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(Anglo-Saxon, līf.)

Drawn from life. Drawn or described from some existing person or object.

For life. As long as life continues.

For the life of me. True as I am alive. Even if my life depended on it. A strong asseveration.

Nor could I, for the life of me, see how the creation of the world had anything to do with what I was talking about.”—Goldsmith: Vicar of Wakefield.

Is life worth living? Schopenhauer decides in the negative. In the “funeral service” we are taught to thank God for delivering the deceased “out of the miseries of this sinful life.” On the other hand, we are told that Jesus called Lazarus from the grave, not by way of punishment, but quite the contrary.

“On days like this one feels that Schopenbauer is wrong after all, and that life is something really worth living for.”—Grant Allen: The Curate of Churnside.

Large as life. Of the same size as the object represented.

On my life. I will answer for it by my life; as, “Il le fera jʹen répondes sur ma vie.”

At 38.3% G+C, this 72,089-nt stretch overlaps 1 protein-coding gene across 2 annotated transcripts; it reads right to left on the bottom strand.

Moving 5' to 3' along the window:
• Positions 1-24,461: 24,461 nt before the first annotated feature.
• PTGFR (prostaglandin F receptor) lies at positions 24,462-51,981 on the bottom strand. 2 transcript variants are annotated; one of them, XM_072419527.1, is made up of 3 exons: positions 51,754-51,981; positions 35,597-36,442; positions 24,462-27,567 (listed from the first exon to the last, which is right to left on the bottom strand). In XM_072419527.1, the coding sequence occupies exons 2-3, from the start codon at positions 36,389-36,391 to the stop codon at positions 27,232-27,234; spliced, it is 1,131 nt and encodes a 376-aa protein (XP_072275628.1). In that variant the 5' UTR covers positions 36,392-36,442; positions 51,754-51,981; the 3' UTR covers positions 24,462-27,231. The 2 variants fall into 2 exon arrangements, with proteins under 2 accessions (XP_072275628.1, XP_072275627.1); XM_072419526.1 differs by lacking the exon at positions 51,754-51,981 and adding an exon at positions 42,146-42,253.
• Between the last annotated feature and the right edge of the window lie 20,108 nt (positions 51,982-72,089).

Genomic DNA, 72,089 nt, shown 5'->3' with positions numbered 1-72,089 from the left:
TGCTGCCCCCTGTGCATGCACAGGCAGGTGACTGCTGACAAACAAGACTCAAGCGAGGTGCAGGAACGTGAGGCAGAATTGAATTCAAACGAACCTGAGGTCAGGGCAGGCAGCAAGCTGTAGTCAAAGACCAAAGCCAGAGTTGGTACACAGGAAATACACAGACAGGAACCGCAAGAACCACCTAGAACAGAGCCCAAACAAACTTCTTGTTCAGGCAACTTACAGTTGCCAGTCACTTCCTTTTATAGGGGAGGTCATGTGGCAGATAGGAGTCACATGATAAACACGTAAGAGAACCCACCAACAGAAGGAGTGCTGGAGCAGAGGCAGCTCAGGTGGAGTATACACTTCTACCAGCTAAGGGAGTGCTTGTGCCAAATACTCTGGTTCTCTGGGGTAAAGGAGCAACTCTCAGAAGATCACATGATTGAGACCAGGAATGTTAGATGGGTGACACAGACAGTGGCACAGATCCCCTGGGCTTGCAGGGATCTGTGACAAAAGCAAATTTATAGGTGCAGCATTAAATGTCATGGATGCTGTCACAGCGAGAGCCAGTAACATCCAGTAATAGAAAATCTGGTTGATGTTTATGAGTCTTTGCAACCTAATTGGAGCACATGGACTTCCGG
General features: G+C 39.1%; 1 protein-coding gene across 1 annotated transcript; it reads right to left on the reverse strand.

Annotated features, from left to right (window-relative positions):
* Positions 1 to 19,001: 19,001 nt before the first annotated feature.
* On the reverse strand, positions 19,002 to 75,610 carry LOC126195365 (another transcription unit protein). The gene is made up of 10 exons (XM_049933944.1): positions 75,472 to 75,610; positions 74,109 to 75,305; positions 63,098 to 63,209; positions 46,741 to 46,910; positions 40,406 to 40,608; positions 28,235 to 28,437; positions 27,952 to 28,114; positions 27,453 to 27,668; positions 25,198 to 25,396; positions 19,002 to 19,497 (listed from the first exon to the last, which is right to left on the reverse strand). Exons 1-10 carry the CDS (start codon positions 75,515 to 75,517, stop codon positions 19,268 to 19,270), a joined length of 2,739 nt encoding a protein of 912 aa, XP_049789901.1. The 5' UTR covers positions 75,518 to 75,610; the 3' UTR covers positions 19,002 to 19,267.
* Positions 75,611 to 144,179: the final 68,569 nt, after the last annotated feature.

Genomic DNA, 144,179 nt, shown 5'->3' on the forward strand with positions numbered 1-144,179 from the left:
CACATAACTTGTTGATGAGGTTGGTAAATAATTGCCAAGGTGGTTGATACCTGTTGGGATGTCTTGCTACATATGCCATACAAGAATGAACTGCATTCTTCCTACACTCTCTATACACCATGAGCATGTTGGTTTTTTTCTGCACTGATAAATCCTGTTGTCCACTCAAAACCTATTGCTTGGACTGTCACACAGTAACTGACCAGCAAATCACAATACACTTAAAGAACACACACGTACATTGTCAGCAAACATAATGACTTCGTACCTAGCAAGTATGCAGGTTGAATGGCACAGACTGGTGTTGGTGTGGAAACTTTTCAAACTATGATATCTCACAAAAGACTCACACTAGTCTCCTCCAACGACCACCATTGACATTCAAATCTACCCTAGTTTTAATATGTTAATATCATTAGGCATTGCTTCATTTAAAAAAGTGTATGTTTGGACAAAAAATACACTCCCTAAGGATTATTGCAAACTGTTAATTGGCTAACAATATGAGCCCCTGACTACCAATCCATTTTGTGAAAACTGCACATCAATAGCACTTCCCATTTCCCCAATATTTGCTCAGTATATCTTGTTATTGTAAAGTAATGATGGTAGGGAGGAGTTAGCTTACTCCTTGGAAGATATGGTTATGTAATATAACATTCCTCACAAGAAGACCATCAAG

To bear a charmed life. To escape accidents in a marvellous manner.

To know life. In French, “Savoir vivre”—that is, “Savoir ce que cʹest que de vivre.” “Not to know life,” is the contrary—“Ne savoir pas ce que cʹest que de vivre.”

To the life. In exact imitation. “Done to the life.” “Faire le portrait de quelquʹun au naturel” (or) “dʹaprès nature.”

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Entry taken from Dictionary of Phrase and Fable, edited by the Rev. E. Cobham Brewer, LL.D. and revised in 1895.

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Lie at the Catch (To)
Lie in State (To)
Lie on Hand (To)
Lie to One’s Work (To)
Lie with One’s Fathers (To)
Liebenstein and Sternfels
Lieutenant (pronounce lef-ten-unt)
Life-boat (A)
Life-buoy (A)
Life Policy (A)
Life Preserver (A)
Lift not up your Horn on High. (Psalm lxxv. 5.)
Lift up the Heel against Me (To)
Lift up the Voice (To)
Lifted up

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